Our daughter, Amy, resides in Portland, OR, and several months ago Jane and I concocted the idea of visiting her in the May or June time frame. My devious mind is always influenced by my affection for fly fishing, so I suggested that we combine a camping trip with a visit to Amy, and May and June happened to overlap with the months, when Colorado streams were blown out by snow melt. The 2018/2019 snow pack was significantly above average in all drainages, so an opportunity to escape to Oregon was a welcome option to this avid fly fisherman.
I recalled a trip in September 2002, when I drove Amy back to college at Whitman, and I lingered in northeastern Oregon to fish the local streams. During this visit I enjoyed a fantastic day on the Wallowa River between Minam and Wallowa, and I wondered if I could resurrect the magic in 2019. I researched the camping options in the area and settled on Wallowa Lake State Park as our destination. The on line reservation web site enabled me to reserve a campsite in the park for five nights beginning on May 28 and then departing on June 2. Amy arranged some time off from work, so she could join us from Thursday evening May 30 through Sunday June 2. Needless to say I was very excited to spend three plus days with our daughter with the possibility of fly fishing in some trout streams in Oregon merely icing on the cake.
In preparing for the trip I bought four new tires, since the originals logged more than 50,000 miles. We packed the Santa Fe to the ceiling with camping, hiking, fishing and cycling gear; and departed from Denver early on Memorial Day. Day one was spent driving for ten hours to Twin Falls, ID, where we found a room at the La Quinta Inn and ate a tasty meal at Johnny Carino’s. The highlight of the driving portion of our trip was listening to an audio book by C. J. Box entitled Out of Range. Jane and I love the Longmire series about a sheriff in Wyoming, and Box’s western mysteries about a Wyoming game warden fall within the same genre.
On Tuesday, May 28, we continued through western Idaho and then angled northwest on Interstate 84 through eastern Oregon, until we reached the small town of La Grande. Here we veered to the northeast on Oregon 82, and we followed the highway to Elgin along the Grande Ronde River. This was my first sighting of river conditions in northeastern Oregon, and the picture was not auspicious. The river flowed very high, and the clarity was rather murky. The next section took us down a long hill to the confluence of the Minam and Wallowa Rivers, and my hopes for stream fishing transformed to despair, when I viewed the raging current and turbid conditions.
Oregon 82 followed the Wallowa River to Joseph, Oregon, and since this was the last town before entering Wallowa Lake State Park, we stopped for information. First we visited the Joseph Fly Shop, and the gentleman behind the counter dispelled all my hopes of fly fishing in flowing water. He informed me that all the local rivers and streams were blown out due to the cold wet spring. Normally by this time of year the shop was booking guided fishing trips on the highway section of the Wallowa, but he speculated it would be at least another two weeks or longer until the 2019 season kicked off.
As an alternative he suggested that I make a trip to nearby Kinney Lake. It was six miles from Joseph, and he reported that anglers were enjoying success on woolly buggers and prince nymphs. In addition some surface action was available for short periods during the day. He sketched a crude map on the back of a piece of paper, and I purchased five flies and some tapered leader in exchange for his information.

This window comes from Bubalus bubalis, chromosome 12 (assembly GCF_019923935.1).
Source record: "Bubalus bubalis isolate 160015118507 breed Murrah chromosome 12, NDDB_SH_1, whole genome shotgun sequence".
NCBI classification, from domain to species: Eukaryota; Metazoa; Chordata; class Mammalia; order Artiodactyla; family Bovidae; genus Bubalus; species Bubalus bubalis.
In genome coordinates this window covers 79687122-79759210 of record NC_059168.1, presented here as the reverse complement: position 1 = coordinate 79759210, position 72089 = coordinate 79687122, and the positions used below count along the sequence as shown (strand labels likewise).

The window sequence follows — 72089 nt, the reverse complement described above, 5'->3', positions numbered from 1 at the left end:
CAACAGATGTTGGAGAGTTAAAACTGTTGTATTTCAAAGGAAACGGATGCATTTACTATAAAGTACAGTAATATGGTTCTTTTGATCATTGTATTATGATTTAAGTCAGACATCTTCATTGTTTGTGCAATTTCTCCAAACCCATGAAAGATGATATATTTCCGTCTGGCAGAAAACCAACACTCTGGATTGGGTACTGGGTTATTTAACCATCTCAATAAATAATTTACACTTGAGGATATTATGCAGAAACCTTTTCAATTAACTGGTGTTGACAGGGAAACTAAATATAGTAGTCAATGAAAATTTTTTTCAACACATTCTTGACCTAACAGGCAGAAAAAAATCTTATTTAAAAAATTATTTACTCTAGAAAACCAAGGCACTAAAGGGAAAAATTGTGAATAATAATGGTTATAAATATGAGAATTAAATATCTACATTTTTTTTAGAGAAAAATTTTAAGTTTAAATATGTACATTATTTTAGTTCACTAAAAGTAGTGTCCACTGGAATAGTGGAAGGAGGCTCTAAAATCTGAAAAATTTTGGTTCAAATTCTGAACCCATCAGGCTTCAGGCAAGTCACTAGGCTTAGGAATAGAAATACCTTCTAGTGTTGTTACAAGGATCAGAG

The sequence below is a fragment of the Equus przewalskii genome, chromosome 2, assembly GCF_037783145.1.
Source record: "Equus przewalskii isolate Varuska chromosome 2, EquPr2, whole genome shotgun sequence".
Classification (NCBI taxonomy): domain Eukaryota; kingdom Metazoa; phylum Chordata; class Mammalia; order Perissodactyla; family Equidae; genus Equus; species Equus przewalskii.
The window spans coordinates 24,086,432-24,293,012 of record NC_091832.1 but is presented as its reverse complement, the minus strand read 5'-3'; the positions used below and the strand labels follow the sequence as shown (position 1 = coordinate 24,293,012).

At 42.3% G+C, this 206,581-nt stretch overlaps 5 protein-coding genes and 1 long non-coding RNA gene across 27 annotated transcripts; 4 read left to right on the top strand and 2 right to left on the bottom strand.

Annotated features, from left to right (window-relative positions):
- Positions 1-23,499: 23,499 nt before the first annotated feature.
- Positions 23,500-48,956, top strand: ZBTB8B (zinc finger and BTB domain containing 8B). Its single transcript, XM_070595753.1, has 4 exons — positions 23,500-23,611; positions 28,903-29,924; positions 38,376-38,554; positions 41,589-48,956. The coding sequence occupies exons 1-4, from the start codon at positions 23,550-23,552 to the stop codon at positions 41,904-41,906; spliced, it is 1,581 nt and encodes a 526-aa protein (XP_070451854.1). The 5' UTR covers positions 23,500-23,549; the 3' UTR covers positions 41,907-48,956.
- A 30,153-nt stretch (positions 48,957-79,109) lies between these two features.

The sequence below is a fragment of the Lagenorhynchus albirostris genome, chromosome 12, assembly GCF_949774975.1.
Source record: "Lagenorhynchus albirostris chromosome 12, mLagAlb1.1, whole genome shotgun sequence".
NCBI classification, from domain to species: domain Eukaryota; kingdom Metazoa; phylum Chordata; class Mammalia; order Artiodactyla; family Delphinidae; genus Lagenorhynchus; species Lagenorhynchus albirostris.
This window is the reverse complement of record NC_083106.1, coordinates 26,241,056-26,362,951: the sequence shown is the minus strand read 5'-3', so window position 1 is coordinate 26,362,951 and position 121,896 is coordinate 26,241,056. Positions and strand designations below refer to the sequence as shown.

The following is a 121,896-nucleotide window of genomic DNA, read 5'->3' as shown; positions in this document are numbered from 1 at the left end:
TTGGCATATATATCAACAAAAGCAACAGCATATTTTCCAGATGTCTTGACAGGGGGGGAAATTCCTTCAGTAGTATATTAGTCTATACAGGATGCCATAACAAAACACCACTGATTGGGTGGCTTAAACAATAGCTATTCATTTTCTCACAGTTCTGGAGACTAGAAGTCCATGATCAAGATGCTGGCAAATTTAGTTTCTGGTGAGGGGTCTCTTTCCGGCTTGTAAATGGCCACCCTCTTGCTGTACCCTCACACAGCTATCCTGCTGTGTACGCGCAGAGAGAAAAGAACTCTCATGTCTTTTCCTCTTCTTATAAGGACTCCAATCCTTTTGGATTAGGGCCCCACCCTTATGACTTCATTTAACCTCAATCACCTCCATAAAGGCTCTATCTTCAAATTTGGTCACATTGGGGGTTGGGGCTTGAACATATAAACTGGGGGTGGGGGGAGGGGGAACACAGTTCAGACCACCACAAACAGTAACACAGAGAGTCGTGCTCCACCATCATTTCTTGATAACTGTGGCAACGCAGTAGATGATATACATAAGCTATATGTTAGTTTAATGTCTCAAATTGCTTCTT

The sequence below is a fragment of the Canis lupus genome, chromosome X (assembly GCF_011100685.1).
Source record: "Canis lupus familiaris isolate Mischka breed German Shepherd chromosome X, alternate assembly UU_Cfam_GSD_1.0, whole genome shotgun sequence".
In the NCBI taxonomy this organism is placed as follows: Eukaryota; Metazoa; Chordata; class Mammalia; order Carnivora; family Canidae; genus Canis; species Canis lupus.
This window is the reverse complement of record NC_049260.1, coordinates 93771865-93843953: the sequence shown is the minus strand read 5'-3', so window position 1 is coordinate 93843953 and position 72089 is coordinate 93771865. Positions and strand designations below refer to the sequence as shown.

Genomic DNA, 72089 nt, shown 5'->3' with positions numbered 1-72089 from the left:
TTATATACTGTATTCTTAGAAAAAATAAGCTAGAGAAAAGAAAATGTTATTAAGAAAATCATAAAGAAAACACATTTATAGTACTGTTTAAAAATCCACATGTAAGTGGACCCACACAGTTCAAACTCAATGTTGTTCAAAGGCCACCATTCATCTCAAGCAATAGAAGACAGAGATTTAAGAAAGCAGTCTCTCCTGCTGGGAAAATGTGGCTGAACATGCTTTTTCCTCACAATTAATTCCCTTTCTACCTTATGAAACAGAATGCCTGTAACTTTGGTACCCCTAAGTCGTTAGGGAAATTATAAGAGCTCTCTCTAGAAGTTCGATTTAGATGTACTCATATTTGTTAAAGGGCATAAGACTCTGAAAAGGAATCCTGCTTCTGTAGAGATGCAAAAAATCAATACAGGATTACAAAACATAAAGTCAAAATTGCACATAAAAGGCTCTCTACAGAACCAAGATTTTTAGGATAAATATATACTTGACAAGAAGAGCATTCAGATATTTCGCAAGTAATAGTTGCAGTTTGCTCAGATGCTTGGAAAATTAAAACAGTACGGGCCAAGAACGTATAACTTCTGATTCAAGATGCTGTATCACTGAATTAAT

We departed the fly shop and stopped at the forest service office in Joseph. A nice young lady named Sara suggested some moderate hikes within the local national forest lands. We purchased a nice waterproof map for $16 and anticipated some fun treks near our campground. I consoled myself with thoughts of hiking and cycling with Jane and Amy to replace the fishing time, and my spirits once again elevated.
We were now on our way to the campground. We drove along the eastern shoreline of Wallowa Lake, and since we were already registered at the campground, our stop at the entrance station was brief. The young lady manning the window handed us a tag to place on the rear view mirror and provided directions to our loop and campsite.
Jane and I quickly unloaded the car and assembled the canopy and tent. Large clouds continually floated across the sky above us, so we made shelter a priority. Once our campsite was in order, we visited the wood shed and purchased a cart of firewood. Heavy rain the previous day rendered the kindling a bit soggy, but I managed to use newspaper and thin splinters from the purchased logs to get the campfire blazing. As this scene was evolving, a herd of deer arrived, and they began to browse among the neighboring campsites, as if happy hour on loop D was a commonplace occurrence.
Meanwhile Jane discovered that the lentil soup on the menu was a block of frozen broth, and without access to a microwave oven, we were forced to consider alternatives. A trip back to Joseph seemed to be the simplest answer, so we jumped in the car and returned to The Embers Brew House on main street. The choice proved to be a winner, as we enjoyed ice cold draft beers and dinner, before we returned to the campground. Tuesday was a long day, so we climbed into the tent and our down sleeping bags early. For some reason I sleep very soundly in a sleeping bag on a Thermarest pad, and Tuesday was no different.